WASHINGTON (Reuters) - U.S. government experts believed security for the U.S. ambassador to South Korea was adequate before he was slashed by a knife-wielding attacker, in spite of current high tensions with North Korea, the State Department said on Friday.
U.S. ambassador Mark Lippert needed 80 stitches after his face was cut at a forum discussing Korean unification in Seoul on Thursday by an assailant who had made multiple visits to North Korea between 1999 and 2007. [ID:nL4N0W8062}
South Korean police said they were investigating possible links between the attack and the visits, but State Department spokeswoman Marie Harf said the motive was still not known.
“We are still getting all the facts about how people were screened to get in to this event, how they were on the list, how they were allowed in,” she told a regular news briefing, adding that the embassy was coordinating with the Korean-led probe.
The attack was carried out by 55-year-old Korean nationalist Kim Ki-jong, now under arrest, who said he was protesting against annual U.S.-South Korean military exercises that began this week.
Harf said security for U.S. ambassadors around the world was based on assessments by experts from the department’s Bureau of Diplomatic Security and said Lippert had been assigned a single South Korean National Police bodyguard.
Since the attack, Harf said, Lippert’s security had been boosted with several other South Korean police officers and the United States would “see if anything else needs to be done.”
She said she had not heard of plans to boost diplomatic security elsewhere in the world following the attack.
Asked if Seoul should have been considered a high-risk area, given increased tensions with North Korea over current U.S.-South Korea military exercises and a cyber-hacking dispute sparked by a U.S. movie Pyongyang considered insulting to its leader, Harf replied, referring to U.S. security experts:
“Their professional judgment was that it wasn‘t.”
Other South Korean police were present at the time of the attack but not at the request of the U.S. embassy.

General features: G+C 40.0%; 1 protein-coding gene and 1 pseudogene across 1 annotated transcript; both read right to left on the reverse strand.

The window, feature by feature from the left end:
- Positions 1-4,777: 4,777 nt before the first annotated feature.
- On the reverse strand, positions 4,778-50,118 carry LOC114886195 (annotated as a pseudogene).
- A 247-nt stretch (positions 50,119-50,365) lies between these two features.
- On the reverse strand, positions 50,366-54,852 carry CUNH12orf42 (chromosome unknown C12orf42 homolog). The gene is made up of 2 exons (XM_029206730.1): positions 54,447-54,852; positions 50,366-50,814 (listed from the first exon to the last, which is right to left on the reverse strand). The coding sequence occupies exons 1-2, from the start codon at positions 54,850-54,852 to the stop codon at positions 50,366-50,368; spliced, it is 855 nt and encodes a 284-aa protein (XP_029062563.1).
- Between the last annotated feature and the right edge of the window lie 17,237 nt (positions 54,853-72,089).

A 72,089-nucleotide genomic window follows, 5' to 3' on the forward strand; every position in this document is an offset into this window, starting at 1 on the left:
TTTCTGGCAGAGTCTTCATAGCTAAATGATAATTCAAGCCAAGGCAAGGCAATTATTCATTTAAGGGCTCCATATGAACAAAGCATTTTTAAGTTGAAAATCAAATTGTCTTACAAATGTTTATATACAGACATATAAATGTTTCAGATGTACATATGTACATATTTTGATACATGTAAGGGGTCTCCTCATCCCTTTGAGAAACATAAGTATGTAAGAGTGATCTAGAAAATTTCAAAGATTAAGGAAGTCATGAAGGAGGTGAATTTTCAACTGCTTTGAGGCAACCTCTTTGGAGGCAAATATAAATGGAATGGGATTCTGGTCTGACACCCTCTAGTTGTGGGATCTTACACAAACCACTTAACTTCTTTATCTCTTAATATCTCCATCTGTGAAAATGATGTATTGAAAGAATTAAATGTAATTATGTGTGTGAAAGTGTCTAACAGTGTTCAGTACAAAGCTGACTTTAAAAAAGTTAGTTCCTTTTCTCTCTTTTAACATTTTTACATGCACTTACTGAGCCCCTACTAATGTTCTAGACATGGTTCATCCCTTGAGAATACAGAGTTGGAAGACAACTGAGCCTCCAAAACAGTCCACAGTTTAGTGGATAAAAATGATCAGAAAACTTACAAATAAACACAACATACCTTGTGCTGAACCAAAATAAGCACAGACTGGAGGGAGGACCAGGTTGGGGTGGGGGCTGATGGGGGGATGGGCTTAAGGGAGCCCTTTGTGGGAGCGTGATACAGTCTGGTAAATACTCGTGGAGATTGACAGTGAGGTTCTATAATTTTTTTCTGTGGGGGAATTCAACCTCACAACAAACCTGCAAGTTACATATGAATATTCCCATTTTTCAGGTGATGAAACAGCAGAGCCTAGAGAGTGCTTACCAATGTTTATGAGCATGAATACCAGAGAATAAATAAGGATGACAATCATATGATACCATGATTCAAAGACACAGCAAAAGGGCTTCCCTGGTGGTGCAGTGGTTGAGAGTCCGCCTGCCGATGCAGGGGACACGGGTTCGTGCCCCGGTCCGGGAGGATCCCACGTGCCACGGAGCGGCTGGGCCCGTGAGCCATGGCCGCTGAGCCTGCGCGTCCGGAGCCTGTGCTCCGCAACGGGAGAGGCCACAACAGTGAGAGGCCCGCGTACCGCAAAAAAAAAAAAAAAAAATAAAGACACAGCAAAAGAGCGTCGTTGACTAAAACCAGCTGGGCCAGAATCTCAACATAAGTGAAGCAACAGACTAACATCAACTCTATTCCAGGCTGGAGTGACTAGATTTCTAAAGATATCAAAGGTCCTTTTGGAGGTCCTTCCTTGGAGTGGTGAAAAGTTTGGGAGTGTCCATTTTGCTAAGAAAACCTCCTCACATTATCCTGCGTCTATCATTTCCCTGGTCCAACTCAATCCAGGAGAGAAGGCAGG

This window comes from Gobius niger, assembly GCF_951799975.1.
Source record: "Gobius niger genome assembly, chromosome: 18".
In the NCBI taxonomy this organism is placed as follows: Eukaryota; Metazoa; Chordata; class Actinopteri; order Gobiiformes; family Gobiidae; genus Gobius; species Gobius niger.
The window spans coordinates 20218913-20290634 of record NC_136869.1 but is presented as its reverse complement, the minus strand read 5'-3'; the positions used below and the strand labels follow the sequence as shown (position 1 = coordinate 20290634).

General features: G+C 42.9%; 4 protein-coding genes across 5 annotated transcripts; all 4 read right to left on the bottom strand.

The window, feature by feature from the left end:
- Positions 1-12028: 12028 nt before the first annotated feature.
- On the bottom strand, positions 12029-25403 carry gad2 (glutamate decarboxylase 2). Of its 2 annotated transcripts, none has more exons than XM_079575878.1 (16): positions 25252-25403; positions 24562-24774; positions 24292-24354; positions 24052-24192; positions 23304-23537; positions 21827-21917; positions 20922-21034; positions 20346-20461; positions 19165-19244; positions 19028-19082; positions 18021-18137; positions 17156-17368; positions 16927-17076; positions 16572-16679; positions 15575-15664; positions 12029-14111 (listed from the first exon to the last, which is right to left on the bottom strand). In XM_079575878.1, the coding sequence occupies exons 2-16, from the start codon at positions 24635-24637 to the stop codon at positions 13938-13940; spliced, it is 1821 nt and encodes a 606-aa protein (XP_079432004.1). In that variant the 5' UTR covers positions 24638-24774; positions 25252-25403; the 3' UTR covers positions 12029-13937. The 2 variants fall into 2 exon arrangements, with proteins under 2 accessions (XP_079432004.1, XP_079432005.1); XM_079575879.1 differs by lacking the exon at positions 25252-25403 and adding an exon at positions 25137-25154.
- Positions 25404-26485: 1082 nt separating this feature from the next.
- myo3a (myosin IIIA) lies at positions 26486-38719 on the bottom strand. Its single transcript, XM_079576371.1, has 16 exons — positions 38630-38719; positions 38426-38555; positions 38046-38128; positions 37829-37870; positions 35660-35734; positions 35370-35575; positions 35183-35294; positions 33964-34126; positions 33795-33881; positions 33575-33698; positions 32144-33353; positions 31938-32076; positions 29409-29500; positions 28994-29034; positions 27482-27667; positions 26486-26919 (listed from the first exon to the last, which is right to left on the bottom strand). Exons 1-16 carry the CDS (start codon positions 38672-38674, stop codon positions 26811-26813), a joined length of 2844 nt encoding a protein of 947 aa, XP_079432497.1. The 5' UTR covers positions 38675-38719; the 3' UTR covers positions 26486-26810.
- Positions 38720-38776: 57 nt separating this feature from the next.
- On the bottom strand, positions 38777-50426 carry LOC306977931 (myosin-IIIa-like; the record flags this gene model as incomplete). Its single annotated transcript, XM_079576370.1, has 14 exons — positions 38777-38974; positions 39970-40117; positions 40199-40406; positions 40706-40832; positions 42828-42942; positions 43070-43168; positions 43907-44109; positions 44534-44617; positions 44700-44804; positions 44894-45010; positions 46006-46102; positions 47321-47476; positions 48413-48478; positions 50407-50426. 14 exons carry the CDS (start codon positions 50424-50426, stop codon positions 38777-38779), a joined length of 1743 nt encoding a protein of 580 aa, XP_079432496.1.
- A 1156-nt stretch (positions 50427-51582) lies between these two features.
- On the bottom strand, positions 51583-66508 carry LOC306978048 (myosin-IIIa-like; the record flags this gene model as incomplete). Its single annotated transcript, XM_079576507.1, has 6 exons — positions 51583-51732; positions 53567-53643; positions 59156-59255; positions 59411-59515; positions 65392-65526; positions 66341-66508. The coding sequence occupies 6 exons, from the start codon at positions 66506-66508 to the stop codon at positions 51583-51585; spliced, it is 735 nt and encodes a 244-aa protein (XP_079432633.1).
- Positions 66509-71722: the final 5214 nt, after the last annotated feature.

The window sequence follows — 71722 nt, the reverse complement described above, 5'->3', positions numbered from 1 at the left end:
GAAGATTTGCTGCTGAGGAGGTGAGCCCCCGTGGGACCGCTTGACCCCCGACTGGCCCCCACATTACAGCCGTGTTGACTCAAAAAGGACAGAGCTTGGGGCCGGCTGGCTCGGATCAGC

Lippert was in stable condition and recovering from the attack but was expected to remain in the hospital until Tuesday or Wednesday, she added.
North Korean state media has said the attack against Lippert was “deserved punishment” for the military drills, calling the assault “the knife of justice.”
Harf called the North Korean statement “outrageously callous but unfortunately consistent with the nature of this regime and its rhetoric.”
Lippert arrived in Seoul last year and has a reputation for an informal, approachable style. He would usually walk the short distance from his residence to the embassy and could also be seen walking his basset hound, Grigsby, in central Seoul.
Two retired former U.S. ambassadors said security was largely a judgment call for individual ambassadors and there was a constant trade off between security and the desire to be seen as open and accessible.
“The only way you are going to stay perfectly safe is if you stay holed up in the embassy and I would argue that the ambassador’s not doing his job in those circumstances,” said Steven Pifer, a former ambassador to Ukraine now at the Brookings Institution think tank.
James Jones, who had an eight-person personal security detail in Mexico, said South Korea should not be a major security issue “other than what overflows from North Korea.”
“Your security details will always want to have more security than you think is necessary, than you think is politically wise, so you make the decision on whether you want more or less and they have to abide by that decision,” he said.
Reporting by David Brunnstrom; Editing by Jason Szep and Ken Wills